Trusts are a common addition to the average estate plan. When you create a trust you will need to decide if you want the trust to be revocable or irrevocable. There are important estate planning advantages that often make an irrevocable trust the better choice; however, what happens if circumstances change, and an irrevocable trust needs to be modified? The Grand Forks trust attorneys at German Law explain why you might need to decant a trust if your goal is to modify an irrevocable trust.
A revocable trust can be modified at any time and for any reason as long as the Trustor (creator of the trust) is living and capable of carrying out the desired modification. An irrevocable trust, however, is intended to be “irrevocable” from its inception, meaning it cannot be revoked and likely has strict limitations on the ability to modify (if it can be modified at all).
Why Might I Want to Modify an Irrevocable Trust?
There are an infinite number of reasons why you might want to modify an irrevocable trust, including changes in tax laws, the value of trust assets, and the life circumstances of the beneficiaries. One common reason, however, is when a spouse is the remainder beneficiary of a revocable trust that became irrevocable following the death of the Trustor. Although the Trustee may have significant discretion regarding distributions to the surviving spouse, the Trustee may decide that current circumstances call for a modification of the original trust. Because the trustee does not have the authority to make those changes, decanting the trust may be the best option. Other specific reasons why you might want to modify an irrevocable trust include things such as:
- To correct an error in the original trust agreement
- Modifying the ages of distributions for the remainder beneficiaries
- Providing increased asset protection ability to the Trustee
- Changing the jurisdiction of the trust for tax purposes
- Adding a power of appointment
- Including or changing the successor Trustee
- Including provisions for a special needs beneficiary
How Do I “Decant” a Trust?
Even if you have never heard the term used in reference to a trust agreement, you may have heard someone refer to a “decanter of wine.” A decanter is the glass bottle into which wine is “decanted.” Decanting wine means to pour the wine from one bottle into another to get rid of any sediment in the original bottle. Decanting a trust can be understood using the same analogy. The desirable parts of one trust are “poured” into another trust, leaving the undesirable parts of the original trust behind. A trust can be decanted in two ways:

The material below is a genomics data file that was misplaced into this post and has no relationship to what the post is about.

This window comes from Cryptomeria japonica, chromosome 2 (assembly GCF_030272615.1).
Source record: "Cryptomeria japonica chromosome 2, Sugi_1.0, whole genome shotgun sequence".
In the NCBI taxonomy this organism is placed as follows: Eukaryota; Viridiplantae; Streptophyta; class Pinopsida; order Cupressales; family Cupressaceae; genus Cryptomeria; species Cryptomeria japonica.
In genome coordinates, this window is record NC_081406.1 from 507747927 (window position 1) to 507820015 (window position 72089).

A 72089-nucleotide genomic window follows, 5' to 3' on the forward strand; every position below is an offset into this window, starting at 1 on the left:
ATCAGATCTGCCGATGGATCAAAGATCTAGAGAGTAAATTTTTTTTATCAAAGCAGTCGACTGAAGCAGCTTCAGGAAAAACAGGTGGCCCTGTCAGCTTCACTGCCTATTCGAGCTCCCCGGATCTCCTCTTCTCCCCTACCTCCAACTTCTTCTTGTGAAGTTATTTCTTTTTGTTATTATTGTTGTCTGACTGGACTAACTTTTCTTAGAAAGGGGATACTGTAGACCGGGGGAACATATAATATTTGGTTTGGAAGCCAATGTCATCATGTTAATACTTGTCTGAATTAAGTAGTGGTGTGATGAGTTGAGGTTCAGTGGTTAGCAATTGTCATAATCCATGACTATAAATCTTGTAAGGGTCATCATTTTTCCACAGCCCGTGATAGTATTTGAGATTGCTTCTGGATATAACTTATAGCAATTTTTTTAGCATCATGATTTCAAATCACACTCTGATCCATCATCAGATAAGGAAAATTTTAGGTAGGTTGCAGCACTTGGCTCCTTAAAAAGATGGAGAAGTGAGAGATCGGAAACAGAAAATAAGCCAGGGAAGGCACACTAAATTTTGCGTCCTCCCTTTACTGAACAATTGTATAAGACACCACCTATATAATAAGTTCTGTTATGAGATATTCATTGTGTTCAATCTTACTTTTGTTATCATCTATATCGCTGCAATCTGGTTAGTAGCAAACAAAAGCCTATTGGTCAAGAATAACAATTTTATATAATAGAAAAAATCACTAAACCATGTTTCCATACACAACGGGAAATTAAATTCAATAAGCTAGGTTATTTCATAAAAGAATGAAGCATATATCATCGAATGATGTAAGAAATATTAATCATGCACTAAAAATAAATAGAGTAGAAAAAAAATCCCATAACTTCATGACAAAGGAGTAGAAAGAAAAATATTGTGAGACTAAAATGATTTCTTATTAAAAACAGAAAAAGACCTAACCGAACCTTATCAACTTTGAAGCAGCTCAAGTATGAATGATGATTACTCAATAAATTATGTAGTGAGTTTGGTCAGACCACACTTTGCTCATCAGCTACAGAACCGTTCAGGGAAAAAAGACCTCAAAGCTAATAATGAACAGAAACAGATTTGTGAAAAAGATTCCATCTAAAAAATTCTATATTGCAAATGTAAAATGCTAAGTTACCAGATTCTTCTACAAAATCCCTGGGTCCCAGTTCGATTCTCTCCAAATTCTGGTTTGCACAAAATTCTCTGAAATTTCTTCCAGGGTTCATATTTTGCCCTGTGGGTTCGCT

- By creating a new trust with new terms and distributing the assets of the old trust to the new trust.
- By distributing the assets of the old trust to a pre-existing trust with more favorable terms.
How Do I Know If a Trust Be Decanted?
The legal authority to decant a trust can be provided by the Trustor within the trust terms or may be authorized by state law. About half of the states have laws in place that specifically allow for decanting a trust, including North Dakota.
Even if a trust can legally be decanted, there are several reasons why decanting may not be possible, including:
- If the original trust agreement specifically prohibits decanting.
- If a beneficiary’s right to distributions is already effective.
- The Trustee’s authority/discretion is limited by the trust agreement. (Most trusts provide a least some discretion to the Trustee to make distributions for the “health, support, and education of the beneficiaries”).
Decanting a trust is a valuable estate planning tool; however, you should always consult with an experienced trust attorney before attempting to decant a trust to ensure that the trust can be decanted and to make sure you comply with the applicable laws and procedures required to successfully decant a trust.
Contact a Grand Forks Trust Attorney
Please join us for an upcoming FREE seminar. If you have additional questions about decanting a trust, contact a Grand Forks trust attorney at German Law by calling 701-738-0060 to schedule an appointment.
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